Wednesday, November 15, 2006

The bad scenario

Abdulbari Atwan, writing in this morning's Al-Quds al-Arabi, says the mass kidnapping at the Education Ministry (following on earlier assassinations of intellectuals and others) is an indication that the destruction of the country now includes a concerted plan to stultify the coming generation and set back the country for decades to come. He says this is happening in an environment where neighboring countries, first and foremost Iran, are developing nuclear programs. Given the complete collapse of security in Iraq, he says it wouldn't be surprising to see Bush withdraw his troops ignominiously to minimize further losses, and to prepare for the next war, against Iran. Atwan adds that it was the Jewish lobby in Washington that promoted the war against Iraq, and it is the same group involved in the current run-up to war in Iran.

Tony Blair, for his part, hoping to avoid having to join Rumsfeld in the war-criminals department, has started touting the idea of asking for help from Syria and Iran.

Atwan scratches his head and wonders: Iran is looking to regional advantage, and Syria to having the US bogged down in Iraq and too busy to topple the Syrian regime, and there is little they could do to add to the advantages the US and its allies have already handed them. So what would induce these axis-of-evil countries to send troops to Iraq at the US request to try and pacify the place, and would it really serve that purpose anyway?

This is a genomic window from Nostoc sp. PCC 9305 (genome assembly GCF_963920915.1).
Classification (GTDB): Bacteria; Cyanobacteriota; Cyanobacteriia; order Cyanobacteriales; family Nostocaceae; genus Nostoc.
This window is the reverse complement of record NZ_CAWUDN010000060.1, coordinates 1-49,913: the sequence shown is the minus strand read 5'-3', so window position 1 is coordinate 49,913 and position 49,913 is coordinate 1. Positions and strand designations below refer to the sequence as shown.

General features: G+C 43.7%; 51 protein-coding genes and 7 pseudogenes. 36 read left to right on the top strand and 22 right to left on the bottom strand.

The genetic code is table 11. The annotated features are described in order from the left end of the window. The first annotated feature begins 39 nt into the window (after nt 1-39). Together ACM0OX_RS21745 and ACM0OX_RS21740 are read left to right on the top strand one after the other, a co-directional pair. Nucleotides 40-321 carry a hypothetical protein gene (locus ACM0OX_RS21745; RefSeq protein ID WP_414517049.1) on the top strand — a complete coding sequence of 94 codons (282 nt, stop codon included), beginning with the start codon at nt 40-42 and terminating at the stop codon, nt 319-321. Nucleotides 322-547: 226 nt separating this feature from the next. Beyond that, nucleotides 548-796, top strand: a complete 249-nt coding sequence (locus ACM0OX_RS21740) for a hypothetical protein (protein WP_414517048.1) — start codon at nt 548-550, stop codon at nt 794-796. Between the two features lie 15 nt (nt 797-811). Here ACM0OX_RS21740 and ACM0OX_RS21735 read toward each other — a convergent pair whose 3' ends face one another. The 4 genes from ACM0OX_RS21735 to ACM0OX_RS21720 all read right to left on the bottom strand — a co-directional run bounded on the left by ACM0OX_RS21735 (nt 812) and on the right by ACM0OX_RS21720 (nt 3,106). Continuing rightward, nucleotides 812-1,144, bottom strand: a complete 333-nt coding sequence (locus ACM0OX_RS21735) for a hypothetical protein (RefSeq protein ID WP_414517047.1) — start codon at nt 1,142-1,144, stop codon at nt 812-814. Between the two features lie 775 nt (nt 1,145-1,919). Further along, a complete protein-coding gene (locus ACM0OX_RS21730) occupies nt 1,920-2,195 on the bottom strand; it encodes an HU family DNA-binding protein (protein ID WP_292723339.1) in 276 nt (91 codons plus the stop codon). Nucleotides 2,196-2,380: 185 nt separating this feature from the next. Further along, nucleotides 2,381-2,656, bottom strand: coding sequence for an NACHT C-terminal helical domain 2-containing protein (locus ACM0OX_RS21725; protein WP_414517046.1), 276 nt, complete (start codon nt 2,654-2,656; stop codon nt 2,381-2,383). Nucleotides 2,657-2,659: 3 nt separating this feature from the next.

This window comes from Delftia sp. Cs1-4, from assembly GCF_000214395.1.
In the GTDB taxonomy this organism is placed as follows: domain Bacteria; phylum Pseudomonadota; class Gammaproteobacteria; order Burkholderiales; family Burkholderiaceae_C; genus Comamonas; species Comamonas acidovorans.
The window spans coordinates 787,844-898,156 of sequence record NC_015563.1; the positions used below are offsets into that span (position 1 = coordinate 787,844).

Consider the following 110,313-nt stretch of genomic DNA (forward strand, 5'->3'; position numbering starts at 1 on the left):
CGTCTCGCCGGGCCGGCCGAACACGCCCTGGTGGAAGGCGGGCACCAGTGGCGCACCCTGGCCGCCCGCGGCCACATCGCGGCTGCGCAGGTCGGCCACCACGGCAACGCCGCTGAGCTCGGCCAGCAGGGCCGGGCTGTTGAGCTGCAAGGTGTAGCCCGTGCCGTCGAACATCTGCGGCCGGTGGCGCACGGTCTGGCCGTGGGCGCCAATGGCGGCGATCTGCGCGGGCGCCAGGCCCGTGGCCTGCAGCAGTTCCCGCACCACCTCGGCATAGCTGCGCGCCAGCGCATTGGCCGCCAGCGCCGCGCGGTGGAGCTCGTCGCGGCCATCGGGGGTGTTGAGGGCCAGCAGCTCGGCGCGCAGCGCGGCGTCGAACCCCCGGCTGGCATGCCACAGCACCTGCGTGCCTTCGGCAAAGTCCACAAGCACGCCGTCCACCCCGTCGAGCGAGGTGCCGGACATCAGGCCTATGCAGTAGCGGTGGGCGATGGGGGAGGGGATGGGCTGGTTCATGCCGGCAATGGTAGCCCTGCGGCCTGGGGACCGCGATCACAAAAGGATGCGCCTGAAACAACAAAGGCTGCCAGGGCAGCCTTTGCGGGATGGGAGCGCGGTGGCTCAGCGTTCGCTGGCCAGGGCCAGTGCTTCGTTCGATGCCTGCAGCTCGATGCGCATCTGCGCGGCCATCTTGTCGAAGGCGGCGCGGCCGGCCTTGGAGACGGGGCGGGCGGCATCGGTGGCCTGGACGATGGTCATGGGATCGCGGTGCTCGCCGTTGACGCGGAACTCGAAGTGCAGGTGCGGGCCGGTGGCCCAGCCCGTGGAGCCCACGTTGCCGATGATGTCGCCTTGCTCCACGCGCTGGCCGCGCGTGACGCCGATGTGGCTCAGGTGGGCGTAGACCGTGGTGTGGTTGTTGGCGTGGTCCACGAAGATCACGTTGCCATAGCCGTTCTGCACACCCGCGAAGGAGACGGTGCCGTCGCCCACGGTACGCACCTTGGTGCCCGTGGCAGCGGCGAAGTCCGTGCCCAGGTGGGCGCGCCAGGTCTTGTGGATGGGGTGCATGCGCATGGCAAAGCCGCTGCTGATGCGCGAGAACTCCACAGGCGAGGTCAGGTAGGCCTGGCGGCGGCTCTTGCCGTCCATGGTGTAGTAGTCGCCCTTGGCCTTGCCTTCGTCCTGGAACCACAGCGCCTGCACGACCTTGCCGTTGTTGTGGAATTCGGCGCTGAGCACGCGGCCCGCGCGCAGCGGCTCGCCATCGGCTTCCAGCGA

He runs through the main aims of Syria and Iran, the former looking for the return of the Golan and Israeli withdrawal from "most of the occupied lands", restoration of its political role in the region generally, and its particular influence in Lebanon; the latter looking to be recognized as a major nuclear power in the region. A deal will not come about, and the reason is Israel. It would not voluntarily agree to any of this; and the the chances of the US forcing it to do so are "probably less than one in a million".

Having disposed of the theory of Syrian-Iranian assistance, Atwan adds: In any event, it isn't possible at the moment to see how there is any honorable exit possibility for the Americans, because unlike the Vietnam end-game, the Iranian situation doesn't offer any counterparty representing all or most of the country, with which to negotiate. At least not unless the Americans were willing to turn the clock back to the pre-invasion situation, which "isn't conceivable at least not at the present moment", Atwan says.

The worst scenario, and one that seems to be crystallizing rapidly and frighteningly, would be for Bush to flee from Iraq and turn his attention to a new war with Iran, and the Jewish lobby will embellish for him the advantages of such a war, just as they beautified for him the idea of a war on Iraq.

That would become an unprecedented Third World War, Atwan says, resulting in the end of America as a great power, and possibly the end of Israel too.


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